Andrea J. Nightingale, Professor of Human Geography, University of Oslo

Imagining a Future Himalaya: unruly landscapes of climate change

Attempts at governing ecological crises are just that: attempts. Life is far too unruly to quietly acquiesce to control and management raising uncomfortable questions about how to develop a posthuman ethics of environmental governance. By starting from the unruliness and uncontrollability of life, this paper explores the continuous (re)configurations of humans and non-humans required to accomplish governing, in order to create new insights into the complex, often unpredictable political, social, cultural and ecological terrains that result. Drawing from scholars of science and political ecologists who have long pointed out that knowing is not somehow separate from the worlds we create, and feminist work on power and recognition, the paper looks at how climate change adaptation programs are caught up in the riotous, inadvertent contradictions of environmental governance. Action, imagination, naming, and everyday practices create lasting connections; they bring the world into being in a continuous and dynamic manner demanding that we develop a more than human ethics. Using a case study of Nepal, the paper works through the entanglements of forests, user-groups, geopolitics and efforts at responding to predictions of calamitous change to show how they are complicit in producing the dilemmas we face.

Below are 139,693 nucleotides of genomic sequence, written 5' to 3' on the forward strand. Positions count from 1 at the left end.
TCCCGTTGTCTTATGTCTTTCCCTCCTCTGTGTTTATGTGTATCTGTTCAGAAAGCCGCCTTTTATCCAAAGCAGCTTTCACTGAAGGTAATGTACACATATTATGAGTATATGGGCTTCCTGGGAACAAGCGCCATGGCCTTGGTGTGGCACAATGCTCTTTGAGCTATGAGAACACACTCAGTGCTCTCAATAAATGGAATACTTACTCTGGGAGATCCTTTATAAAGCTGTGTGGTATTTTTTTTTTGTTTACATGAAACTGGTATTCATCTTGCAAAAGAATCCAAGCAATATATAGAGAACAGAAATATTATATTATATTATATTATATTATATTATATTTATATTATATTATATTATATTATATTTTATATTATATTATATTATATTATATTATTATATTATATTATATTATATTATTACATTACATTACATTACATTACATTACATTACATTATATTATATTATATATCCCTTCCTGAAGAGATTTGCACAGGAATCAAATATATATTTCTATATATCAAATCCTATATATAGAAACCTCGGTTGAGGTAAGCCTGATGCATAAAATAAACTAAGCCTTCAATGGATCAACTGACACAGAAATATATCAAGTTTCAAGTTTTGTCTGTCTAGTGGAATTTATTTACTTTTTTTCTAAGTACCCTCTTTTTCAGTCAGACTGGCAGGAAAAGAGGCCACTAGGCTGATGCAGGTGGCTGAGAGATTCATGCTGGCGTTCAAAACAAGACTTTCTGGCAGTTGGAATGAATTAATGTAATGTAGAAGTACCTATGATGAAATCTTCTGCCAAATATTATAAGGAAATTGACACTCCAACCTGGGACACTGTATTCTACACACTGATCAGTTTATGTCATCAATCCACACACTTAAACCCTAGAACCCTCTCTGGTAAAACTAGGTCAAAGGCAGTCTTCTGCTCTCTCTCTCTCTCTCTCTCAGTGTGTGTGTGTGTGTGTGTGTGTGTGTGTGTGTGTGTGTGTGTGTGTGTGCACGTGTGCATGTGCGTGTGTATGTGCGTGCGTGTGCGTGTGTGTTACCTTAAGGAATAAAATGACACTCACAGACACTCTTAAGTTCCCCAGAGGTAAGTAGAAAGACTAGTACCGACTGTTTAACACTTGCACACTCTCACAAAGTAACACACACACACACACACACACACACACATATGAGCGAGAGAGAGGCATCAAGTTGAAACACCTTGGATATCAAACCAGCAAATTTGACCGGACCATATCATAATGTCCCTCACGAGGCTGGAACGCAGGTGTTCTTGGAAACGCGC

Andrea J. Nightingale is a Geographer by training and presently Professor of Human Geography, University of Oslo. She was the Chair of Rural Development in the Global South at the Swedish University of Agricultural Sciences until 2018. Her current research interests include: political violence in climate change adaptation programs; climate change adaptation and transformation debates; public authority, collective action and state formation; the nature-society nexus; and feminist work on emotion and subjectivity in relation to development, transformation, collective action and cooperation. She previously worked at the School of Global Studies, University of Gothenburg, Sweden and the University of Edinburgh, Geography, School of GeoSciences, Scotland. Her recent book is Environment and Sustainability in a Globalizing World, Routledge, 2019.

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